Projects per year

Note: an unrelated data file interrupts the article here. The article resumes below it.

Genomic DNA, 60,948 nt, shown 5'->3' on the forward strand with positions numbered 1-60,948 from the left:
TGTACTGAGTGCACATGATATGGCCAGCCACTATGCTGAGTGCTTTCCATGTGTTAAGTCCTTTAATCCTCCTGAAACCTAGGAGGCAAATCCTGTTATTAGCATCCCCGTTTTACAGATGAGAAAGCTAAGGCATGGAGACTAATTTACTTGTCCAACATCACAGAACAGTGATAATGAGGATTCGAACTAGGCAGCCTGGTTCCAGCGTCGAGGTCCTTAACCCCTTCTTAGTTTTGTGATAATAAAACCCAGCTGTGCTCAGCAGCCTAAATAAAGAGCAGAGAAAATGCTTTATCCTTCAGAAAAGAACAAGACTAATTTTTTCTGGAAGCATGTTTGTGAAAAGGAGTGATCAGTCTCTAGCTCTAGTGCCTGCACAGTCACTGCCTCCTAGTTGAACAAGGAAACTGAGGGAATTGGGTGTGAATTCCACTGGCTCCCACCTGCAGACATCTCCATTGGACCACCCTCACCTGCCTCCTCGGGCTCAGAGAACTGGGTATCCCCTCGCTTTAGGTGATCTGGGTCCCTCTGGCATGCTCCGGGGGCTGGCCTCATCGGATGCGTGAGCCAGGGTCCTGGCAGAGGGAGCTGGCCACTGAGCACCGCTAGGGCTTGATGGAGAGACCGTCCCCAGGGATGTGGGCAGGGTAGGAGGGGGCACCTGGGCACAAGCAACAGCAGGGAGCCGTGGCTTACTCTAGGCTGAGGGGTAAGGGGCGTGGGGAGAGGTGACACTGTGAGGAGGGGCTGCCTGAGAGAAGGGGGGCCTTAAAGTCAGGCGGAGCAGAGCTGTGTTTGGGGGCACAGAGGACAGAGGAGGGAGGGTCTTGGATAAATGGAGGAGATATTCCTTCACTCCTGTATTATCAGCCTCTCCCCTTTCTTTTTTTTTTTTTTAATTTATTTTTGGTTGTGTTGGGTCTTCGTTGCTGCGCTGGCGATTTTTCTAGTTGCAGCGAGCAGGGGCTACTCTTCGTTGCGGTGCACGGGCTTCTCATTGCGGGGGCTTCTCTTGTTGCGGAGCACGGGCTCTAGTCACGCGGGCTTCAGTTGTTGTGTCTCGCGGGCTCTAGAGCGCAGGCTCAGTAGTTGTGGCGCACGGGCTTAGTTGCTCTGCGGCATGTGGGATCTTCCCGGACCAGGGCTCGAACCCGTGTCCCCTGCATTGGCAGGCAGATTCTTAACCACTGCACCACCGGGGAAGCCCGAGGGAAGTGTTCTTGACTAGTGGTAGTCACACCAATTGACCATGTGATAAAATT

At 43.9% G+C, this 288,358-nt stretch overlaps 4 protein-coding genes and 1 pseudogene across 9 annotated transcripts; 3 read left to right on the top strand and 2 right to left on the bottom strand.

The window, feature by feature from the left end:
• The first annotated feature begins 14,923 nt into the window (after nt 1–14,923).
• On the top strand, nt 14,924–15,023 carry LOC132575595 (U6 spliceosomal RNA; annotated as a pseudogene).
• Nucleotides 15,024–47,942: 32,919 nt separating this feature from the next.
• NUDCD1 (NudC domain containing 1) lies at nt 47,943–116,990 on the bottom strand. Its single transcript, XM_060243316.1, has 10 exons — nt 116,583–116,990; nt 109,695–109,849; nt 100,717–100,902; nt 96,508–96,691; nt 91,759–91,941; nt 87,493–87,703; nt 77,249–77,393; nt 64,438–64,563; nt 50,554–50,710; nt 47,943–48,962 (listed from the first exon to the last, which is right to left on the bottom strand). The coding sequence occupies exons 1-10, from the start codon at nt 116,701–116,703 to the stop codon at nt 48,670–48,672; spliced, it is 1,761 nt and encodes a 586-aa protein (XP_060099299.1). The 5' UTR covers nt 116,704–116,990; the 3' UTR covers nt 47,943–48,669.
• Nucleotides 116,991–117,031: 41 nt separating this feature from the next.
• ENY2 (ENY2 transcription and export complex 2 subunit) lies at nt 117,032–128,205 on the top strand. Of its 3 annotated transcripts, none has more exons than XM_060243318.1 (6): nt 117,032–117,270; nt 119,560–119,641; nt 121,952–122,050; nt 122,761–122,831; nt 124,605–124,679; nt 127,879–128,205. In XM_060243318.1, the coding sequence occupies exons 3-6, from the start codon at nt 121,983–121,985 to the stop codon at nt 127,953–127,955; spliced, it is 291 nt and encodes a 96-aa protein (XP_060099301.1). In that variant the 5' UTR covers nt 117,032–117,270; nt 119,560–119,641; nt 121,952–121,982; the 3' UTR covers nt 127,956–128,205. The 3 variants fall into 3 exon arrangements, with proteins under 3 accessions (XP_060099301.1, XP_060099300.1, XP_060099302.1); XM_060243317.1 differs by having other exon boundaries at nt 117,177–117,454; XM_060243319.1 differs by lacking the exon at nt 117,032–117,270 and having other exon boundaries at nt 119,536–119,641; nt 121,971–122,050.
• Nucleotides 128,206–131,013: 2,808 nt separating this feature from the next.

In the context of the European Union ban on battery cages by 2012, a survey was conducted among Flemish egg producers (60 response rate, 140 completed questionnaires) about the introduction and opinion of alternative housing systems. Belgium appears to be among the countries in the European Union that are slower to adopt alternative housing. Belgium's egg industry is thus likely to undergo drastic changes to comply with the 2012 deadline. As of 2010, the battery cage was the dominant housing system (56% housing units, 67% hens), followed by floor housing (33% housing units, 15% hens) and aviary (10% housing units, 15% hens), whereas colony cages and furnished cages were extremely rare. Future- and market-oriented production was the most important reason for choosing a certain type of alternative system, although the importance of hen performance and amount of labor seemed to increase. A quarter of the producers with battery cages had detailed plans to convert to an alternative system (most planned to install aviaries, followed by colony cages, furnished cages, and floor housing) by 2012. Many older farmers indicated that they would stop farming, whereas others found it more profitable to delay the conversion as long as possible. Apart from hen welfare, producers expressed a negative opinion (relative to battery cages) about noncage systems and, to a lesser extent, furnished cages. However, users of alternative systems reported being quite satisfied, except for the amount of labor and hen health. The housing system had several effects on user satisfaction: positive effect of flock size, negative effect of experience with battery cages, and negative effect of outdoor area on hen health. Although not all opinions were supported by evidence, such surveys provide feedback about the success of alternative systems in practice. This information is valuable to further improve these systems and to producers who have yet to convert. Moreover, producer attitude may determine the extent to which legally imposed changes in husbandry environment result in the desired improvement of hen welfare in practice.